“Otōsan! I really don’t want to study four times a week at cram school! Primary school is enough. I want to play with my friends,” 11-year old R. complained to his father at the dinner table.

Ganbare, Son! Trust me. It’s important for your future.”

Later that evening when I was alone with Mr. K., I gently tried to say that I think it is a waste of time and money when children have to study against their will. He told me that learning is important, but perhaps even more important in Japan is the training to persevere, to remain committed, and be able to put up with something that one does not like.

He said, “These are essential virtues when you want to work for a good Japanese company. If we spoil our children, they will not be able to cope with the demands of a professional life in the future.”

Sometime later, our pastor confirmed that individuals who are hard-working, reliable, and submissive are often more valued in Japanese society than those who are efficient, creative, and critical.

Our pastor also said that these highly valued traits used to be key samurai virtues. I was intrigued to find that one of Japan’s most influential Christians, Uchimura Kanzo (1861–1930), was convinced that the “samurai-spirit”—which holds loyalty to one’s shogun, parents, and society as the highest virtues—can easily be applied to Christian discipleship. Uchimura would even go so far as to say that the genuine “samurai-spirit” is essentially Christian in spirit (cf. Matt. 16:24).

Uchimura was aware that blind and misdirected loyalty can easily be misused and become dangerous. This did not deter him from advocating a transformed “samurai-spirit” as a way of understanding Christian discipleship. Christ’s disciples are not primarily loyal to the family or the nation, but to Jesus and his kingdom. Loyalty to Christ freed Uchimura from any socially-prescribed obligations and provided him with a new identity in Christ.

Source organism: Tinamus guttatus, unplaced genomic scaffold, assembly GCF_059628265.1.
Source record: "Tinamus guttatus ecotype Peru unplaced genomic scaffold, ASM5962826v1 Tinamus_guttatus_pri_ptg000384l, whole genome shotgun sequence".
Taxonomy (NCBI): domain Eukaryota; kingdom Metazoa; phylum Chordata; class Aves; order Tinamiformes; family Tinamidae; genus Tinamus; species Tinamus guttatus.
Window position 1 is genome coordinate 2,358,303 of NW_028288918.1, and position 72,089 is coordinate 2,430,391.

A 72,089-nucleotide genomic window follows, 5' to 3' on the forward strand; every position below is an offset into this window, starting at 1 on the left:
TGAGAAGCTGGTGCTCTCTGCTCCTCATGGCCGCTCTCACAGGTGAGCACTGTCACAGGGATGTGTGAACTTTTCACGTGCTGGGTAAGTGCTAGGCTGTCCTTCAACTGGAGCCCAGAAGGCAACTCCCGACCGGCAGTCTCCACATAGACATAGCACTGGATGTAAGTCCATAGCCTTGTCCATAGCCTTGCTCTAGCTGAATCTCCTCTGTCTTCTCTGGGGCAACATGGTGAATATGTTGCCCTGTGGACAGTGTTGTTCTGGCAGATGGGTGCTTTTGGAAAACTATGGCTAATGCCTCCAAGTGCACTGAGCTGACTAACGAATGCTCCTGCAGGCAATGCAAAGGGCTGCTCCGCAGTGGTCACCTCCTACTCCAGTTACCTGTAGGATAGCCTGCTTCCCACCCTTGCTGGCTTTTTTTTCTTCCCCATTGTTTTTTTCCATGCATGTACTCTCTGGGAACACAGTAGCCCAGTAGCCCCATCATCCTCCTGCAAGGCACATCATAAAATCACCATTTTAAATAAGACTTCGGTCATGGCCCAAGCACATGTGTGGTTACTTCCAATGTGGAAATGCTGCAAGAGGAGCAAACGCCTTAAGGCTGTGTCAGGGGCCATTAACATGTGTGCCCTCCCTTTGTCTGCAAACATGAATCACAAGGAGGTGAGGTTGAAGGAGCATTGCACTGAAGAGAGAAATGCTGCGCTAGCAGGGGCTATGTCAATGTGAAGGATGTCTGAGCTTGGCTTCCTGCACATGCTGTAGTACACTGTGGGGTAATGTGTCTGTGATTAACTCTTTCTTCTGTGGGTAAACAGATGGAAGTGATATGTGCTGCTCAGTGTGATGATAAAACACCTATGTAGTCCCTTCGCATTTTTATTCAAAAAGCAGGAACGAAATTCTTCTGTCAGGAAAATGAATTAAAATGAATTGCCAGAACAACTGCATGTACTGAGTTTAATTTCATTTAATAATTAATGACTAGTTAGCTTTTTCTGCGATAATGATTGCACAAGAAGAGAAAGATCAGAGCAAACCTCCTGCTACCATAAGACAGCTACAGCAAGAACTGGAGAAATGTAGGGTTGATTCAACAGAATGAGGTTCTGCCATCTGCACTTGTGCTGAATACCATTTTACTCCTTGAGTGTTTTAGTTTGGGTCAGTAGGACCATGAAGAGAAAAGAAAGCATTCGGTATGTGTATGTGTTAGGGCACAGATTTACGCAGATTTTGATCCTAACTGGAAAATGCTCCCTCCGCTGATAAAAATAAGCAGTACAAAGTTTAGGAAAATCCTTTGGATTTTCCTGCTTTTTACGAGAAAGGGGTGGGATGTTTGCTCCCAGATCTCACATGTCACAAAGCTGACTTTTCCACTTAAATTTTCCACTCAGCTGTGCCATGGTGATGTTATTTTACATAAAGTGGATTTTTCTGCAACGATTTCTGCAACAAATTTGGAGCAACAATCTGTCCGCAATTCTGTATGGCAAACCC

It took me a while to see that Mr. K. and many Japanese who think like him, are not necessarily wrong, just different. Mr. K. helped me to see, via the essence of the “samurai-spirit,” that the “ganbaru-spirit”1 has potential to apply to Christian life and ministry, if it serves the training of commitment, perseverance, and the greater good

Overseas mission is not a one-way affair. If missionaries are open to it, they can discover precious opportunities to learn from our host culture and grow together as disciples of Christ.

By Michael, an OMF missionary

  1. “Ganbaru (inf.) ganbatte (imp.):” is a widespread Japanese expression that is difficult to translate. Depending on context it comes close to: “Try your best,” “Keep going!” “Hang in there.”

Will you pray for Japan?

  • Pray that Christians in Japan will be able to apply the “ganbaru spirit” to  Christian life and ministry in a God-honoring way.
  • Pray that Christians will be loyal primarily to Jesus and his kingdom.
  • Pray for new missionaries as they adjust to the “not wrong, just different” aspects of a new culture.

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